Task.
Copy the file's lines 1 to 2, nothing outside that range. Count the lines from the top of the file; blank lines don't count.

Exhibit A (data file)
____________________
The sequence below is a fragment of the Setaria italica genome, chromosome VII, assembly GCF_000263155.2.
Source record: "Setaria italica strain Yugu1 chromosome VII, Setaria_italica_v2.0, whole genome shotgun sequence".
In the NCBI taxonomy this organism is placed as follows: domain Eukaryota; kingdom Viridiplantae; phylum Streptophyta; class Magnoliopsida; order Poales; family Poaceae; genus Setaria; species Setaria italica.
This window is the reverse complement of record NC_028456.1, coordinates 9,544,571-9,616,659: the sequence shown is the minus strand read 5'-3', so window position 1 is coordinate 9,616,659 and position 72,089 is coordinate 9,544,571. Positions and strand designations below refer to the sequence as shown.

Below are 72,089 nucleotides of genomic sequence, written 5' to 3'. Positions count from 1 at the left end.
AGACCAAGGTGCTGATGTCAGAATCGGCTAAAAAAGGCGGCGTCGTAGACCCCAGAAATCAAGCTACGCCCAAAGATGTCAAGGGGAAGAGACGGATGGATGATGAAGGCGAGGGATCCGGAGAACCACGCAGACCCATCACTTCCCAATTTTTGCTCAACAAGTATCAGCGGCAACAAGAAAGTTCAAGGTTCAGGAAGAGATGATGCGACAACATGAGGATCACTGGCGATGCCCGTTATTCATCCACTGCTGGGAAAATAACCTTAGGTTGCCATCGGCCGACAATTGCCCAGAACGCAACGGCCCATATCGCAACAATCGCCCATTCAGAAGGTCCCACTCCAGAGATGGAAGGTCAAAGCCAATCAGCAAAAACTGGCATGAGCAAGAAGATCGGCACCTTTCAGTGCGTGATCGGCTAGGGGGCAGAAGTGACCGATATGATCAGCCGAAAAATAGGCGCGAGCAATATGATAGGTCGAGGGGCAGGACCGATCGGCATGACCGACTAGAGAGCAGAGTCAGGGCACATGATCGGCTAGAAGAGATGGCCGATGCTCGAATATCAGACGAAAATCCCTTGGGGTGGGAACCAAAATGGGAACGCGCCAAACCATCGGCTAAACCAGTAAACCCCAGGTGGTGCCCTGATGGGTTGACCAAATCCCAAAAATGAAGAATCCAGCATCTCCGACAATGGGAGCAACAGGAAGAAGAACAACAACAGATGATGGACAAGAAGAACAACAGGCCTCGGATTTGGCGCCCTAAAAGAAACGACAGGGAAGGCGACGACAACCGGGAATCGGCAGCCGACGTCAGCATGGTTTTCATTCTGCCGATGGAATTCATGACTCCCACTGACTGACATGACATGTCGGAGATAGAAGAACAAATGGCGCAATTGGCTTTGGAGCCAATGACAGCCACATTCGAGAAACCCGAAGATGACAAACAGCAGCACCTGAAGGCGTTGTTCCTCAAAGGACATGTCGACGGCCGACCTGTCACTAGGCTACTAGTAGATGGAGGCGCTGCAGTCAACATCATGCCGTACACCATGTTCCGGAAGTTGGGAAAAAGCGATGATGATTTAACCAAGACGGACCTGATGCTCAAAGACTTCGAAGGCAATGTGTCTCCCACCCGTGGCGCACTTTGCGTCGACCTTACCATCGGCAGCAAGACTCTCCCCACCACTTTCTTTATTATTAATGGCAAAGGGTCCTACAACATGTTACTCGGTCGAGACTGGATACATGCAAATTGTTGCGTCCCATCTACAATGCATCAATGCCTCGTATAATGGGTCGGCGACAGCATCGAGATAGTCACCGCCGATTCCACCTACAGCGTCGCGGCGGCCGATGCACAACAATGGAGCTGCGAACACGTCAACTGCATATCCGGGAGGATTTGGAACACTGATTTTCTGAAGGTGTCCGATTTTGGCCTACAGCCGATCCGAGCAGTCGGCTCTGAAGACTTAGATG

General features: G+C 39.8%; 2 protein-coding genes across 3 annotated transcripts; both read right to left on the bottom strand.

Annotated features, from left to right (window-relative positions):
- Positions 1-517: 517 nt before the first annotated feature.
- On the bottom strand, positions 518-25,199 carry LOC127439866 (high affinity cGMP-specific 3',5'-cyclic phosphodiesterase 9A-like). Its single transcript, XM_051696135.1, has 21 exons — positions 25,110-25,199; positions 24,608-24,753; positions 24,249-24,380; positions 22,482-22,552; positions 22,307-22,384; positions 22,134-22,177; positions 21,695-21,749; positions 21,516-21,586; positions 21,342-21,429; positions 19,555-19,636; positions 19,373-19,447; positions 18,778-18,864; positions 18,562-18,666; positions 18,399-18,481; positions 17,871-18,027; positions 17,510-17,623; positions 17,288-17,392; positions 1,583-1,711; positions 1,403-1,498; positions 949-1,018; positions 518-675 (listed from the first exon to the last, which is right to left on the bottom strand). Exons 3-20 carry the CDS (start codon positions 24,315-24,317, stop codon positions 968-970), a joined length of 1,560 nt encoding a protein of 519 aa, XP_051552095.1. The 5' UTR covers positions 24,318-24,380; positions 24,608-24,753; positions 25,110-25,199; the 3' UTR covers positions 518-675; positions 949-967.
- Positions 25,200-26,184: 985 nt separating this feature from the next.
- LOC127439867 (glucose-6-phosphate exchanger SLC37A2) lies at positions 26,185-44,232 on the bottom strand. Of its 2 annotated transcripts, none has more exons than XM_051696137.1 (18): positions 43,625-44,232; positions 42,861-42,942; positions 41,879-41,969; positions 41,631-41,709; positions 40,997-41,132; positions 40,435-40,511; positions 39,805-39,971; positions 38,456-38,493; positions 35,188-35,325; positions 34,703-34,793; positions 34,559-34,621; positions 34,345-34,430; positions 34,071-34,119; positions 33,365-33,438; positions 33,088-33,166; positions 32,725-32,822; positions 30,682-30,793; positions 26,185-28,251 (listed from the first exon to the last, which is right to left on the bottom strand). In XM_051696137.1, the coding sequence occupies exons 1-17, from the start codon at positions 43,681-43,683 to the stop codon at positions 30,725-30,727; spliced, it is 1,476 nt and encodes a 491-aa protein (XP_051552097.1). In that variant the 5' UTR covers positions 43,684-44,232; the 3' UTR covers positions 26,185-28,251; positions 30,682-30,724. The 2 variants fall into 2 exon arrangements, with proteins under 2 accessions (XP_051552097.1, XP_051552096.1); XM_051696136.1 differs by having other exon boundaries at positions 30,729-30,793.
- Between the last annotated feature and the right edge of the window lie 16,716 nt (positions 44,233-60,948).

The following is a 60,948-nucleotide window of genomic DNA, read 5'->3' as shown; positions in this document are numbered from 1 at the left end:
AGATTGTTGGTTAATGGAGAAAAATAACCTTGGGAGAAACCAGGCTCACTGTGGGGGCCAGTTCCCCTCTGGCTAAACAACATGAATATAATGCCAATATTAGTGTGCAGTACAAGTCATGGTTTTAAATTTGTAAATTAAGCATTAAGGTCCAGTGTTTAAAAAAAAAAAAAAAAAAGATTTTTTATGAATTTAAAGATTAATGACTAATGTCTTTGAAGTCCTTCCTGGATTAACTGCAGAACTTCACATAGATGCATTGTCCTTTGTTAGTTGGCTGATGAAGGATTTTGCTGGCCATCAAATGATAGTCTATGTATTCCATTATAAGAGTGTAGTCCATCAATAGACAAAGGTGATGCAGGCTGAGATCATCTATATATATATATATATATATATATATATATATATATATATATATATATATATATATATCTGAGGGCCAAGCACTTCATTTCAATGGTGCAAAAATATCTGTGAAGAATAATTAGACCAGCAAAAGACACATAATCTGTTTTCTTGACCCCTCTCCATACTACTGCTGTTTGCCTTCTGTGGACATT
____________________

The sequence below is a fragment of the Setaria italica genome, chromosome VII, assembly GCF_000263155.2.
Source record: "Setaria italica strain Yugu1 chromosome VII, Setaria_italica_v2.0, whole genome shotgun sequence".